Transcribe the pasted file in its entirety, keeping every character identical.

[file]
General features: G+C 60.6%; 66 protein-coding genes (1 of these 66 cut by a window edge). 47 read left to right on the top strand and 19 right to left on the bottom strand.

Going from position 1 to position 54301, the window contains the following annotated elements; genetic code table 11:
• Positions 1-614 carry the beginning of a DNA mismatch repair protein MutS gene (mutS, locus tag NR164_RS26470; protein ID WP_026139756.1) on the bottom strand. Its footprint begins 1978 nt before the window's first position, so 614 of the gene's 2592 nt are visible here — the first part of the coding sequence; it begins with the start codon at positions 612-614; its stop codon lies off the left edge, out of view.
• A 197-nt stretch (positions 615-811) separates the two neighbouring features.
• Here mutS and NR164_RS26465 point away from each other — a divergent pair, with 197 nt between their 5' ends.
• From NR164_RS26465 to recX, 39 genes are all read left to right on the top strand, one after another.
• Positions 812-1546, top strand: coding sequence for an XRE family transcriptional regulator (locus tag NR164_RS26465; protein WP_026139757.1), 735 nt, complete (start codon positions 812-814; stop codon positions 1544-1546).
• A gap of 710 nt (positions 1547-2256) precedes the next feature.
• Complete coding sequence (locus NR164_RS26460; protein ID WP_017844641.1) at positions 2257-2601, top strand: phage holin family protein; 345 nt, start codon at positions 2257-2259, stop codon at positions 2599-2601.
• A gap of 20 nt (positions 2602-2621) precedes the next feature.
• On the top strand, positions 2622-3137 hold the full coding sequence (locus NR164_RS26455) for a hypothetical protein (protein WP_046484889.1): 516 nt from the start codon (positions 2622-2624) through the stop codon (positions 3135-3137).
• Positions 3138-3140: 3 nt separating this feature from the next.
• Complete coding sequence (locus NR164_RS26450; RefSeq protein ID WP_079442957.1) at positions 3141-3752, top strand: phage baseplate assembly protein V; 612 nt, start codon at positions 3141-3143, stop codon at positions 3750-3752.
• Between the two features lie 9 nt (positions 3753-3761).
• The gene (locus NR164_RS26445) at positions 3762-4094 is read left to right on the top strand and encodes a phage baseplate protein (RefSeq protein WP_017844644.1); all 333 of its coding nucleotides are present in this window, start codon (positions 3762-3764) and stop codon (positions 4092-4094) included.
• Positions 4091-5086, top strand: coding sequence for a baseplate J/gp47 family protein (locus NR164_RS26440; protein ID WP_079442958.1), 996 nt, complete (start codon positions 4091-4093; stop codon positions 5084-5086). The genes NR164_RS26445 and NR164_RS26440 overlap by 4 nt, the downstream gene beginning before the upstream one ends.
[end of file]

General features: G+C 60.6%; 66 protein-coding genes (1 of these 66 cut by a window edge). 47 read left to right on the top strand and 19 right to left on the bottom strand.

Going from position 1 to position 54301, the window contains the following annotated elements; genetic code table 11:
• Positions 1-614 carry the beginning of a DNA mismatch repair protein MutS gene (mutS, locus tag NR164_RS26470; protein ID WP_026139756.1) on the bottom strand. Its footprint begins 1978 nt before the window's first position, so 614 of the gene's 2592 nt are visible here — the first part of the coding sequence; it begins with the start codon at positions 612-614; its stop codon lies off the left edge, out of view.
• A 197-nt stretch (positions 615-811) separates the two neighbouring features.
• Here mutS and NR164_RS26465 point away from each other — a divergent pair, with 197 nt between their 5' ends.
• From NR164_RS26465 to recX, 39 genes are all read left to right on the top strand, one after another.
• Positions 812-1546, top strand: coding sequence for an XRE family transcriptional regulator (locus tag NR164_RS26465; protein WP_026139757.1), 735 nt, complete (start codon positions 812-814; stop codon positions 1544-1546).
• A gap of 710 nt (positions 1547-2256) precedes the next feature.
• Complete coding sequence (locus NR164_RS26460; protein ID WP_017844641.1) at positions 2257-2601, top strand: phage holin family protein; 345 nt, start codon at positions 2257-2259, stop codon at positions 2599-2601.
• A gap of 20 nt (positions 2602-2621) precedes the next feature.
• On the top strand, positions 2622-3137 hold the full coding sequence (locus NR164_RS26455) for a hypothetical protein (protein WP_046484889.1): 516 nt from the start codon (positions 2622-2624) through the stop codon (positions 3135-3137).
• Positions 3138-3140: 3 nt separating this feature from the next.
• Complete coding sequence (locus NR164_RS26450; RefSeq protein ID WP_079442957.1) at positions 3141-3752, top strand: phage baseplate assembly protein V; 612 nt, start codon at positions 3141-3143, stop codon at positions 3750-3752.
• Between the two features lie 9 nt (positions 3753-3761).
• The gene (locus NR164_RS26445) at positions 3762-4094 is read left to right on the top strand and encodes a phage baseplate protein (RefSeq protein WP_017844644.1); all 333 of its coding nucleotides are present in this window, start codon (positions 3762-3764) and stop codon (positions 4092-4094) included.
• Positions 4091-5086, top strand: coding sequence for a baseplate J/gp47 family protein (locus NR164_RS26440; protein ID WP_079442958.1), 996 nt, complete (start codon positions 4091-4093; stop codon positions 5084-5086). The genes NR164_RS26445 and NR164_RS26440 overlap by 4 nt, the downstream gene beginning before the upstream one ends.